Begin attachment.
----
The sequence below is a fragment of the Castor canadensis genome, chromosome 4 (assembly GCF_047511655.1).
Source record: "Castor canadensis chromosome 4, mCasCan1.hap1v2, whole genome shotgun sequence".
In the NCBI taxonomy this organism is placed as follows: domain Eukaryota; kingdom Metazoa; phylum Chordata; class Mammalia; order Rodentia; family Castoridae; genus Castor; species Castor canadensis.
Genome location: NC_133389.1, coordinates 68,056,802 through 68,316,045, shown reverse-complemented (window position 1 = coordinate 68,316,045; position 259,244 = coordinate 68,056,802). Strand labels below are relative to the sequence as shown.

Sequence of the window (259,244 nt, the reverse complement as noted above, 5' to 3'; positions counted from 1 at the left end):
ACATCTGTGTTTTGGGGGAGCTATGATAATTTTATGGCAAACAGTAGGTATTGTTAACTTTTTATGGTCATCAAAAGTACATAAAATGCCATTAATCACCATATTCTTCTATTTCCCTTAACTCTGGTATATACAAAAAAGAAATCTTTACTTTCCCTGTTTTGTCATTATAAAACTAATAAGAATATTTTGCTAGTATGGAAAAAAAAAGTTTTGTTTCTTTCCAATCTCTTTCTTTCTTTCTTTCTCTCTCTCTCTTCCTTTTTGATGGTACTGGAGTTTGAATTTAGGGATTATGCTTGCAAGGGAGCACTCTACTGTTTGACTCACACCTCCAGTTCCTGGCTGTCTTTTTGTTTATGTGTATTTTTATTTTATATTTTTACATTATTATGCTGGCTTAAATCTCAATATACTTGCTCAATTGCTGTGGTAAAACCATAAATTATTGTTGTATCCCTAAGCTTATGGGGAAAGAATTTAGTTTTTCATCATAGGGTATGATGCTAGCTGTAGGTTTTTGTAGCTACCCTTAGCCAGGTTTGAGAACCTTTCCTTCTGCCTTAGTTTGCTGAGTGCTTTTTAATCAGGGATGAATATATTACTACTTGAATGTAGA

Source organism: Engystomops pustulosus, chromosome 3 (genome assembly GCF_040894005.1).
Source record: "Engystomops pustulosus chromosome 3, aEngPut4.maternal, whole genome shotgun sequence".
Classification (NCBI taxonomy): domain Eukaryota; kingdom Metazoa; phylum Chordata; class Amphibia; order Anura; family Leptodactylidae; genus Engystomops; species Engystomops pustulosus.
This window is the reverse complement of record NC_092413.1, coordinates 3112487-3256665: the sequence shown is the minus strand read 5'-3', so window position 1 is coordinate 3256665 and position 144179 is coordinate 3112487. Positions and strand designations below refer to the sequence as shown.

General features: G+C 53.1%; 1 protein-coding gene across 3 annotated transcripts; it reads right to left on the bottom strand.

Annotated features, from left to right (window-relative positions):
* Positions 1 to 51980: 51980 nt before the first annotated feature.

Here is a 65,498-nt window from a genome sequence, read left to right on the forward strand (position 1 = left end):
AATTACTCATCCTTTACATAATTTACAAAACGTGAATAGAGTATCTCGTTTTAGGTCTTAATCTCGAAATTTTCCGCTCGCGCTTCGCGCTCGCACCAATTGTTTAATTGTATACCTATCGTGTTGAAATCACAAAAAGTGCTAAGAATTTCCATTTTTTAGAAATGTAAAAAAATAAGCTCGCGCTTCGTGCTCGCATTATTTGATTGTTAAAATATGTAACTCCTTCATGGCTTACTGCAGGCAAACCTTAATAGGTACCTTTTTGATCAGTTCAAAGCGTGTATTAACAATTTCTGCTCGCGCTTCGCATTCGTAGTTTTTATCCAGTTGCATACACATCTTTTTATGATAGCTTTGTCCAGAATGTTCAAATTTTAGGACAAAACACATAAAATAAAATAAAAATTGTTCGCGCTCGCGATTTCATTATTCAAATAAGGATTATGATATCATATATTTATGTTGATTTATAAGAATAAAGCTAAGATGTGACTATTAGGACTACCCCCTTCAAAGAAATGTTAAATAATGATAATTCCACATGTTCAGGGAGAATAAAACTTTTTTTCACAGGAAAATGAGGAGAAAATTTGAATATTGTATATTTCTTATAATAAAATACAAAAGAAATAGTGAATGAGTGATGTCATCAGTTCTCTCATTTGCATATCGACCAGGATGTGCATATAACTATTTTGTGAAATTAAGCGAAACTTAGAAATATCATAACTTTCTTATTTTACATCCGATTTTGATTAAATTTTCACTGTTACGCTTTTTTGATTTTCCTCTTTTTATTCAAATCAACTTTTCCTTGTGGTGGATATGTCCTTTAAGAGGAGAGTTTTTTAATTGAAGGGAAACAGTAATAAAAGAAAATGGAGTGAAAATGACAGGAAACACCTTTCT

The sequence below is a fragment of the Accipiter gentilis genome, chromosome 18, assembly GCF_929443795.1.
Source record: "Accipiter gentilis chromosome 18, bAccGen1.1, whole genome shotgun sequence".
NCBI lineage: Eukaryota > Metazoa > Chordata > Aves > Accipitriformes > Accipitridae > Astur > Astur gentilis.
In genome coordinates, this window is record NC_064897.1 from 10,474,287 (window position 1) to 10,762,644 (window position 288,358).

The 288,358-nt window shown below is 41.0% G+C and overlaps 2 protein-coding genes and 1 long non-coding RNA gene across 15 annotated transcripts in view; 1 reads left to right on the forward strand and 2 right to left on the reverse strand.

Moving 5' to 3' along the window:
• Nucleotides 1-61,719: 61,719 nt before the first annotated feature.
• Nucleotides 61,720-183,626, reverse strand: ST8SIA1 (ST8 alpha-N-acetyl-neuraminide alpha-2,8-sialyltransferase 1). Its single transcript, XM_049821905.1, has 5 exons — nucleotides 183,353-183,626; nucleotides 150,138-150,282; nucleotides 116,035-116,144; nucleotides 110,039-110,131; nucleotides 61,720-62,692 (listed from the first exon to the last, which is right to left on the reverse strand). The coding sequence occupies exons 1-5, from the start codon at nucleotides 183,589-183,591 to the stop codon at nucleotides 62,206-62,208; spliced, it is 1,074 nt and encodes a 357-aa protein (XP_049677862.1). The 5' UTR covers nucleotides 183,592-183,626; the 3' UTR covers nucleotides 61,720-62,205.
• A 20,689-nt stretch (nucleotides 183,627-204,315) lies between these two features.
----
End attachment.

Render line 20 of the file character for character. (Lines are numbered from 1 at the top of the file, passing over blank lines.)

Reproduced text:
The 288,358-nt window shown below is 41.0% G+C and overlaps 2 protein-coding genes and 1 long non-coding RNA gene across 15 annotated transcripts in view; 1 reads left to right on the forward strand and 2 right to left on the reverse strand.